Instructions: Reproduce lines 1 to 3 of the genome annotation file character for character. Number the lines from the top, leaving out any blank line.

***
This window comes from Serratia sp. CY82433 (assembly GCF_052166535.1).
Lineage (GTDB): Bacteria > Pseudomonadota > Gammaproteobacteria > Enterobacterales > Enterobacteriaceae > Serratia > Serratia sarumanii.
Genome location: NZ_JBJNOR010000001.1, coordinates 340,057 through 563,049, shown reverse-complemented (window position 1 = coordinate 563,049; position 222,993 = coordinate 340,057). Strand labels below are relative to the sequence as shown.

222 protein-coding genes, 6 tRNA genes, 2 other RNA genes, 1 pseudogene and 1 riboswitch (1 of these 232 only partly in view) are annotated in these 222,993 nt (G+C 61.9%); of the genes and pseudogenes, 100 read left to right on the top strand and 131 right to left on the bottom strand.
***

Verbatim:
This window comes from Serratia sp. CY82433 (assembly GCF_052166535.1).
Lineage (GTDB): Bacteria > Pseudomonadota > Gammaproteobacteria > Enterobacterales > Enterobacteriaceae > Serratia > Serratia sarumanii.
Genome location: NZ_JBJNOR010000001.1, coordinates 340,057 through 563,049, shown reverse-complemented (window position 1 = coordinate 563,049; position 222,993 = coordinate 340,057). Strand labels below are relative to the sequence as shown.